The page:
While forced-air HVAC systems use different technology to either heat or cool your home, you’d be surprised at how many HVAC components work together in a whole-house system. This is a good thing since it means a lot of required maintenance steps help both functions, heating and cooling.
Both the beginning and end of the heating and cooling processes use many of the same HVAC components. The middle process – the actual heating or cooling – is where the technologies diverge.
In both heating and cooling, household air is drawn into the equipment (furnace, heat pump or air conditioner) by a powerful fan, either part of the furnace blower or an air handling component of an A/C or heat pump.
This is where the process differs for heating and cooling. For heating with a combustion furnace, the blower fan draws air into the combustion chamber where ignited natural gas, fuel oil or propane heats it. A heat pump and A/C use the same refrigeration technology to provide cooling. As air passes over an evaporator coil, refrigerant inside the coil is converting from a liquid to a gas, a process that absorbs heat from the surrounding air. That cools the air. When a heat pump is providing heat, it uses the same process as for cooling, but just reverses the indoor heat exchange from evaporation to condensation, which releases heat into the air.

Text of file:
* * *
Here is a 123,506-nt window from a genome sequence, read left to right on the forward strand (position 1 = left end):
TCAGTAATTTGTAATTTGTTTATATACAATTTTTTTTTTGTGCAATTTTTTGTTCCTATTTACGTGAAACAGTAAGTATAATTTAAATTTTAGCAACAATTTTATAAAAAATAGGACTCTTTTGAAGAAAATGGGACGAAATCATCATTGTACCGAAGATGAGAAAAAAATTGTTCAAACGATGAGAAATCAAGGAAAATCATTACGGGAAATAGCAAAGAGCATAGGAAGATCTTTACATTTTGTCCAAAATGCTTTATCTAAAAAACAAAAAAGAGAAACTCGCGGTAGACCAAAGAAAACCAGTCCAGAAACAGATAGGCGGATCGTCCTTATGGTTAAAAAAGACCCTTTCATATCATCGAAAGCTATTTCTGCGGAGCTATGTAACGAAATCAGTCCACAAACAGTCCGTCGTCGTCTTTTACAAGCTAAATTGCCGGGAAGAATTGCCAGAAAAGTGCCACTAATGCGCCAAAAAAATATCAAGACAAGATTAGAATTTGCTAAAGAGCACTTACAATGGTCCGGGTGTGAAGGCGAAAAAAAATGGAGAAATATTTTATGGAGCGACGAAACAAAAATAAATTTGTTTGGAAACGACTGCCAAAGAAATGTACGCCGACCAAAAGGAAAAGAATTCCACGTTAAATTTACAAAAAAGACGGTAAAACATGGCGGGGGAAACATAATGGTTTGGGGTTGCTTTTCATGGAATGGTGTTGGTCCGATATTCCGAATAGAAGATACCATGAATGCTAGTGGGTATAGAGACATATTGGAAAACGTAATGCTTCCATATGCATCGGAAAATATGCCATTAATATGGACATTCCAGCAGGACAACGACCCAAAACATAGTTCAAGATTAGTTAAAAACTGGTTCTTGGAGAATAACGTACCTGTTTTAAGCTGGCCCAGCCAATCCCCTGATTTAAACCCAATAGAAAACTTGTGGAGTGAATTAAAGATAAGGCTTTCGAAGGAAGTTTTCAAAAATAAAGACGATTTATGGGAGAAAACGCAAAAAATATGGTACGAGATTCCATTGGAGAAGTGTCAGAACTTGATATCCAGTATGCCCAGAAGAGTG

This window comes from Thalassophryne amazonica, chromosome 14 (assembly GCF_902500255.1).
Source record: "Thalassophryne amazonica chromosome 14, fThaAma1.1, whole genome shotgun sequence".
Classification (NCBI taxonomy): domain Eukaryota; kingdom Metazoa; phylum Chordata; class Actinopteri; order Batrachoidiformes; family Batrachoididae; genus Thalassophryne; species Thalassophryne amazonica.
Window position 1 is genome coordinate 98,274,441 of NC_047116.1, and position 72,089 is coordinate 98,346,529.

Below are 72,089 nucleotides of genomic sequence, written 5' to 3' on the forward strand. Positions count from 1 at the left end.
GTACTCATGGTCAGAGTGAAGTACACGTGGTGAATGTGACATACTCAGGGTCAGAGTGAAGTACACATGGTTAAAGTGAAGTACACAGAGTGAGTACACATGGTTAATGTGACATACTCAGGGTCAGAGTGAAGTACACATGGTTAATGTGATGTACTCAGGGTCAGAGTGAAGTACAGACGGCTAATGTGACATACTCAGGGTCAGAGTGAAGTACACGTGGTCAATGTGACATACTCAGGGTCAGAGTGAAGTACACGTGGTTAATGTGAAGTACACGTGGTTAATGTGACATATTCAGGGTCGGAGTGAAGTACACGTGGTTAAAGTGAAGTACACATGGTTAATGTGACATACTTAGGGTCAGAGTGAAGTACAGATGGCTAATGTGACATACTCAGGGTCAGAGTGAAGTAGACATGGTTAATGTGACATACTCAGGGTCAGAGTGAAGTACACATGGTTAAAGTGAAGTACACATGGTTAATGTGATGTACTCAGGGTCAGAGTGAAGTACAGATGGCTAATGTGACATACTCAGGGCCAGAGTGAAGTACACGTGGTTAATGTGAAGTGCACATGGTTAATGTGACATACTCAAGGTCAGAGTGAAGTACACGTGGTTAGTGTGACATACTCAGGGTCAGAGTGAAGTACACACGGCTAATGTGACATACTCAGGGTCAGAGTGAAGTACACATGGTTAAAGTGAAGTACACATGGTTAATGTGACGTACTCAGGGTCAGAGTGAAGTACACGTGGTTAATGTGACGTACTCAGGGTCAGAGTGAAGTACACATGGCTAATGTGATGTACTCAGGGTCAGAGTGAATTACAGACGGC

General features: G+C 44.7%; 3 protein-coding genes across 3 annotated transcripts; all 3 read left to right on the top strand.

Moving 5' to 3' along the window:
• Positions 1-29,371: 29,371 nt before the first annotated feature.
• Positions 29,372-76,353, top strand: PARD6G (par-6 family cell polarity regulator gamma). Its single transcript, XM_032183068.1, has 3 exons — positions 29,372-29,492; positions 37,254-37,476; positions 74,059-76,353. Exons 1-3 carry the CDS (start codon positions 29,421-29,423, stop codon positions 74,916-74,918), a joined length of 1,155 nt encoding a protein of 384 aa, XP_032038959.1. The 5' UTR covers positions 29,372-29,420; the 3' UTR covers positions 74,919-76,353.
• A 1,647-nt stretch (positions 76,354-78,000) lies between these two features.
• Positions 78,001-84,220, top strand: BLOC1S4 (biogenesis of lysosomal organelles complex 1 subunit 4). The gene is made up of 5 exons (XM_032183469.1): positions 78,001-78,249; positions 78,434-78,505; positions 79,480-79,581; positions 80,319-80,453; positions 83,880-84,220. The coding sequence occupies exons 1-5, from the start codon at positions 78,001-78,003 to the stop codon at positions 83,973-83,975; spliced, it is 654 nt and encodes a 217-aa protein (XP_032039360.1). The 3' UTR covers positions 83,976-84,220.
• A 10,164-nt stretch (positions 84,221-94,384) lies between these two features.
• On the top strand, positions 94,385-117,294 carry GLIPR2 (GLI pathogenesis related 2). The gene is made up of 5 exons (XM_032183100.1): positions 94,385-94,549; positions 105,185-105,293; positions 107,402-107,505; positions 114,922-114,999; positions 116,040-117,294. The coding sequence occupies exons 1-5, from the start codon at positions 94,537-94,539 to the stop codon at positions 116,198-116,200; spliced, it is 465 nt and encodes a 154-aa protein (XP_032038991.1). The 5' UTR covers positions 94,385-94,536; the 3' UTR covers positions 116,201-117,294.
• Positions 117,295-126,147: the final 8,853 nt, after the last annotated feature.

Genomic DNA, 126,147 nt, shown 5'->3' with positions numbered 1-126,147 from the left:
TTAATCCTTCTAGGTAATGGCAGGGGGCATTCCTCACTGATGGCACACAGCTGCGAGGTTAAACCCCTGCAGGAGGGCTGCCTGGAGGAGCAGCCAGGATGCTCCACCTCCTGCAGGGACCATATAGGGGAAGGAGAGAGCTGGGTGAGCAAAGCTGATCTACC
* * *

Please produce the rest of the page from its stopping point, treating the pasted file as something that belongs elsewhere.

The process after household air is heated or cooled is the same in both processes. The conditioned air is blown through supply ducts to all the rooms in the house, coming out through registers. Spent air is drawn into return registers and then, with help from the same fan that circulated the conditioned air, is drawn back to the equipment via return ductwork. If you have problems with air distribution during the heating process, you’ll likely have the same problems during cooling.
For more help understanding how your HVAC components work together (and apart) to provide comfort in your eastern North Carolina home, please contact us at Jackson & Sons Heating & Air Conditioning.
Our goal is to help educate our customers in Eastern North Carolina (including Wayne, Johnston, Greene, Lenoir, Pitt and Duplin Counties) about energy and home comfort issues (specific to HVAC systems).
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